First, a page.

Moulding, Knapping and Thatching in East Anglia

by Ross Perkin

Last week the Scholars embarked on a journey of discovery in East Anglia. The region’s identity is heavily linked to the natural material found there. East Anglia contains little stone but has a seam of clay suitable for making bricks. The extensive chalk belts contain a plentiful supply of flint which has been used for both rubble-work and knapped facing to walls for centuries. The use of long-straw as a traditional roofing thatch takes advantage of the expansive and fertile agricultural landscape.

The week started with a visit to Bulmer Brick and Tile Company near Sudbury in Suffolk. CEO Peter Minter spent a full day with us and outlined the history of one of the oldest producers of handmade bricks in Britain. Clay is taken from the ground behind the brickworks and goes through a milling and mixing process. After this it is thrown into a wooden mould and air-dried for a number of days before completion in a traditional brick kiln. The Scholars each made three bricks which are to be used at Hampton Court Palace (if they pass quality control procedures!).

Week18_Bulmers brickyard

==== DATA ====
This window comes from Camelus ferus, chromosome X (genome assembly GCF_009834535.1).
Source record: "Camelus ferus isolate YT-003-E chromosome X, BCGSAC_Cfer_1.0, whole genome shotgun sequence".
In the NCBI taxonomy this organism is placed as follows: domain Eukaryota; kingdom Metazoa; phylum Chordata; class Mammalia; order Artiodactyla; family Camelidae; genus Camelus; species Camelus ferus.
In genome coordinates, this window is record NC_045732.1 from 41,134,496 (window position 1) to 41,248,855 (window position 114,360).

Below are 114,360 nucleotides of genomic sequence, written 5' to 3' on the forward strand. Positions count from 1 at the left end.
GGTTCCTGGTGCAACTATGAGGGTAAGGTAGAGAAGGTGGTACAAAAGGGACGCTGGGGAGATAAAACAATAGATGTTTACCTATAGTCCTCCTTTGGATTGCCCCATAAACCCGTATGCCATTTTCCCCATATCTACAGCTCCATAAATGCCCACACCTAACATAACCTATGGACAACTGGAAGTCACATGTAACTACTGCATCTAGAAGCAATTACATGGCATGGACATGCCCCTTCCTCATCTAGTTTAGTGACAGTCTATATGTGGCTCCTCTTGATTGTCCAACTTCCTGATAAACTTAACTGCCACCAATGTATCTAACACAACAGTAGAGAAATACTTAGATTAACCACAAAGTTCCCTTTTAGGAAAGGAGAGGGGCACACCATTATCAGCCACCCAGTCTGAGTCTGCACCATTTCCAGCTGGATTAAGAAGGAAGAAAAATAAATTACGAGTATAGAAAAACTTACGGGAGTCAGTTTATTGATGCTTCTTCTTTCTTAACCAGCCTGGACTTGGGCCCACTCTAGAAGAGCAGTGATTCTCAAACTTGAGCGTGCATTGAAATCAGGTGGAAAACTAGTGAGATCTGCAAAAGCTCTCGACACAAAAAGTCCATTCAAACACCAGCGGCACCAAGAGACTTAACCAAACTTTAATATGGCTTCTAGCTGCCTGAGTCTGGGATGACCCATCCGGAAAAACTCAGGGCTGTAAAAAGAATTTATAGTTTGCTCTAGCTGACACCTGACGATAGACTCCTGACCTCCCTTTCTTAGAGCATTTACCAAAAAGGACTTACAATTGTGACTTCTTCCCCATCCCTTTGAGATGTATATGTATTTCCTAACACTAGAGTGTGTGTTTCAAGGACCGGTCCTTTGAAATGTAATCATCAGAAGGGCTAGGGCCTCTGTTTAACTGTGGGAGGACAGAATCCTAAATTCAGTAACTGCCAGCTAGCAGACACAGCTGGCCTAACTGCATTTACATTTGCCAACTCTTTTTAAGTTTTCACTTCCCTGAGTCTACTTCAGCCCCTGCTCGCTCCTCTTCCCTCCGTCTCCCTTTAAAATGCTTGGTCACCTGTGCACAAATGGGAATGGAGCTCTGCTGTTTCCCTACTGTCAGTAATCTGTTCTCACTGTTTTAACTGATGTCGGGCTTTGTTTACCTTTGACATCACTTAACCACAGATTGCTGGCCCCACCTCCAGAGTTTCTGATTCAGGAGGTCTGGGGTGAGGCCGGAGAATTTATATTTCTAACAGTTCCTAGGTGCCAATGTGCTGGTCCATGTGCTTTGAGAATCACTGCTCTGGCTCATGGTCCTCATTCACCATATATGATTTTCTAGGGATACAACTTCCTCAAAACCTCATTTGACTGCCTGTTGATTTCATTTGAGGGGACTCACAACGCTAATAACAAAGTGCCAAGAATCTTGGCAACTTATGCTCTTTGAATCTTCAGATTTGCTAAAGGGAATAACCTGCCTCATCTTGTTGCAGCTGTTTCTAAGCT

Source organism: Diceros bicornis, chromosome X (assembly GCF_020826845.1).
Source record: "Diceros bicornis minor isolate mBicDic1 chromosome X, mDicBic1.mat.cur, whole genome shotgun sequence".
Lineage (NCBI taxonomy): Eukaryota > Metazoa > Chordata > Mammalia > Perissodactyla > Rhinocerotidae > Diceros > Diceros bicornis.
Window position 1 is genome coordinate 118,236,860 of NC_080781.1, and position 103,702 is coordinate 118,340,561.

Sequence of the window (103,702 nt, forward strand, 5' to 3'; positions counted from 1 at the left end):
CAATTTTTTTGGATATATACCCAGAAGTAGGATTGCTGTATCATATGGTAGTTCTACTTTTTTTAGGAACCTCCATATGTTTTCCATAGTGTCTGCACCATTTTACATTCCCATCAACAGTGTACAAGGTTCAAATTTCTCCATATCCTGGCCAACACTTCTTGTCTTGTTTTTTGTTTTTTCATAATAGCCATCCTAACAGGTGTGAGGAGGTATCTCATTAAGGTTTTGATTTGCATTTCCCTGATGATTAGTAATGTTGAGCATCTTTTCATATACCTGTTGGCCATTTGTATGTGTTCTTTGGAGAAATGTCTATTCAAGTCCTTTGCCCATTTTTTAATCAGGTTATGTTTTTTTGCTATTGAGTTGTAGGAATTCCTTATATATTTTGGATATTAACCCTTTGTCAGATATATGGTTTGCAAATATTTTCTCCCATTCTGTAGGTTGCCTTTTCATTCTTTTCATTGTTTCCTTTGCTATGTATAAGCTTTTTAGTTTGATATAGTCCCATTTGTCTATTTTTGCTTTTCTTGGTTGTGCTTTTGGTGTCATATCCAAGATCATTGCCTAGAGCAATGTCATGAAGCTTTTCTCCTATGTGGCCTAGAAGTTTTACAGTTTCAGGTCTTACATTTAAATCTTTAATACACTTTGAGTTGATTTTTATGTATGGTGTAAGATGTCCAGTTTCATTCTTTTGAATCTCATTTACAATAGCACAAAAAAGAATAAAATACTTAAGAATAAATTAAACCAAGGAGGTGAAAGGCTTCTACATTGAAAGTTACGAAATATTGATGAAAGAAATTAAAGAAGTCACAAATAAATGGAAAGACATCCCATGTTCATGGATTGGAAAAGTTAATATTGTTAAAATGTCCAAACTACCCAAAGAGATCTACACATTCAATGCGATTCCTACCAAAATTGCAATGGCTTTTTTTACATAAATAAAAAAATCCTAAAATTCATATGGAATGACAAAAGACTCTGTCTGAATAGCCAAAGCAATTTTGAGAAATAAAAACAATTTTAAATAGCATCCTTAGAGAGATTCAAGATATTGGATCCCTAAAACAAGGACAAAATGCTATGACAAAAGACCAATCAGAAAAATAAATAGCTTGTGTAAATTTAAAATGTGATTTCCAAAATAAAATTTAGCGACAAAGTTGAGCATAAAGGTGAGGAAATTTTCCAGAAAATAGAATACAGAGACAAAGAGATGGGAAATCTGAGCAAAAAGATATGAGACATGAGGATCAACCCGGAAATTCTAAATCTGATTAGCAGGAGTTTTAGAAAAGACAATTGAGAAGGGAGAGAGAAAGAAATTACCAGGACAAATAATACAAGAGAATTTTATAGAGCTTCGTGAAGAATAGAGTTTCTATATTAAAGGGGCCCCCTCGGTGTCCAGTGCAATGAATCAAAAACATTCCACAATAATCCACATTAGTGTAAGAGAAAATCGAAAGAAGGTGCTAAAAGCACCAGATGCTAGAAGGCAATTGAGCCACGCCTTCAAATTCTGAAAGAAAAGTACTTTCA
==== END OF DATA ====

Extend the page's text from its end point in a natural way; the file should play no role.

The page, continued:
Scholar Richard making a brick at Bulmer Brick and Tile Ltd with Peter Minter

We then travelled up to Norwich to meet Nick Warns (Scholar, 1984). Here we visited two flint churches. The walls of the church at Winterton-on-sea were built with an unknapped flint core with loosely knapped flint facing. The walls of St Mary’s in Great Yarmouth were a closely knapped flint face with a brick core. The different construction methods resulted in very different conservation approaches.

Week18_flint at Worton on Sea Church

Rebuilt, fully pointed, knapped flint above existing knapped flint at Winterton-on-Sea Church

Later in the week the scholars visited Shawn Kholucy (Scholar, 1981) in Hoxne, Suffolk where we saw some exquisitely close-knapped, flush-work flint at St Peter and Paul, Eye.

Eye Parish Church, Suffolk

Close-knapped, flush-work flint at St Peter and Paul Eye Parish Church Suffolk with Shawn Kholucy


The tradition of long-straw thatching has developed primarily in Suffolk and South Norfolk. Master thatcher Graham Borrill spent an afternoon explaining to us the entire process of the craft from field to rooftop. Graham grows his own long-straw which is put through a drying and threshing process before it is arranged into ‘gabbles’ and laid out onto a roof. The long-straw differs visually from wheat and water-reed thatch which is used in other parts of the country. Graham inspired all of us Scholars with his tales of travelling as a roadie with the Rolling Stones.


Leave a Reply

Fill in your details below or click an icon to log in: Logo

You are commenting using your account. Log Out / Change )

Twitter picture

You are commenting using your Twitter account. Log Out / Change )

Facebook photo

You are commenting using your Facebook account. Log Out / Change )

Google+ photo

You are commenting using your Google+ account. Log Out / Change )

Connecting to %s